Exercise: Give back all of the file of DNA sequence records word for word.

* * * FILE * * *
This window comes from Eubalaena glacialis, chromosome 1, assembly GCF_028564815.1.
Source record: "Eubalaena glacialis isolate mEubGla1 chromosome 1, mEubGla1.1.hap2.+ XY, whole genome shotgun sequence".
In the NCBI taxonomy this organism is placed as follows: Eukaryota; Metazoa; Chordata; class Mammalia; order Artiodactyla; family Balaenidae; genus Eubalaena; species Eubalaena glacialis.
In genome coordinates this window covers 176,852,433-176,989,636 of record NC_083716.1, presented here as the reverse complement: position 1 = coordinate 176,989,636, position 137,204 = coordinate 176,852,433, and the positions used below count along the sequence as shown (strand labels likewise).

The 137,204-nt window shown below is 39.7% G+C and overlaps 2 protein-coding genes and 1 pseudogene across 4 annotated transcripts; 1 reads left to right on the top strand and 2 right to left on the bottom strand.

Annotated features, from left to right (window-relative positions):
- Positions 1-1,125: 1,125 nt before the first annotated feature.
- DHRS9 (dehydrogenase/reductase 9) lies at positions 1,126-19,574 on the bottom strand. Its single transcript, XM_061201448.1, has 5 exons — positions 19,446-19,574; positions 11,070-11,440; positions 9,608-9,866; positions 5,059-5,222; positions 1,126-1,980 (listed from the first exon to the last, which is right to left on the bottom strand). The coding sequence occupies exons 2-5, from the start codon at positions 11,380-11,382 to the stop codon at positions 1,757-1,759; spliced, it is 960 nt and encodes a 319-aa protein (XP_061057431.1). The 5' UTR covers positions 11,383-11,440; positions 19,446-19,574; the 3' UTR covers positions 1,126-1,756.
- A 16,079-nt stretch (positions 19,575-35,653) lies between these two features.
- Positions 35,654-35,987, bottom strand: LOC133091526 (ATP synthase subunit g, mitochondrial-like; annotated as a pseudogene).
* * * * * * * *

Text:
This window comes from Eubalaena glacialis, chromosome 1, assembly GCF_028564815.1.
Source record: "Eubalaena glacialis isolate mEubGla1 chromosome 1, mEubGla1.1.hap2.+ XY, whole genome shotgun sequence".
In the NCBI taxonomy this organism is placed as follows: Eukaryota; Metazoa; Chordata; class Mammalia; order Artiodactyla; family Balaenidae; genus Eubalaena; species Eubalaena glacialis.
In genome coordinates this window covers 176,852,433-176,989,636 of record NC_083716.1, presented here as the reverse complement: position 1 = coordinate 176,989,636, position 137,204 = coordinate 176,852,433, and the positions used below count along the sequence as shown (strand labels likewise).

The 137,204-nt window shown below is 39.7% G+C and overlaps 2 protein-coding genes and 1 pseudogene across 4 annotated transcripts; 1 reads left to right on the top strand and 2 right to left on the bottom strand.

Annotated features, from left to right (window-relative positions):
- Positions 1-1,125: 1,125 nt before the first annotated feature.
- DHRS9 (dehydrogenase/reductase 9) lies at positions 1,126-19,574 on the bottom strand. Its single transcript, XM_061201448.1, has 5 exons — positions 19,446-19,574; positions 11,070-11,440; positions 9,608-9,866; positions 5,059-5,222; positions 1,126-1,980 (listed from the first exon to the last, which is right to left on the bottom strand). The coding sequence occupies exons 2-5, from the start codon at positions 11,380-11,382 to the stop codon at positions 1,757-1,759; spliced, it is 960 nt and encodes a 319-aa protein (XP_061057431.1). The 5' UTR covers positions 11,383-11,440; positions 19,446-19,574; the 3' UTR covers positions 1,126-1,756.
- A 16,079-nt stretch (positions 19,575-35,653) lies between these two features.
- Positions 35,654-35,987, bottom strand: LOC133091526 (ATP synthase subunit g, mitochondrial-like; annotated as a pseudogene).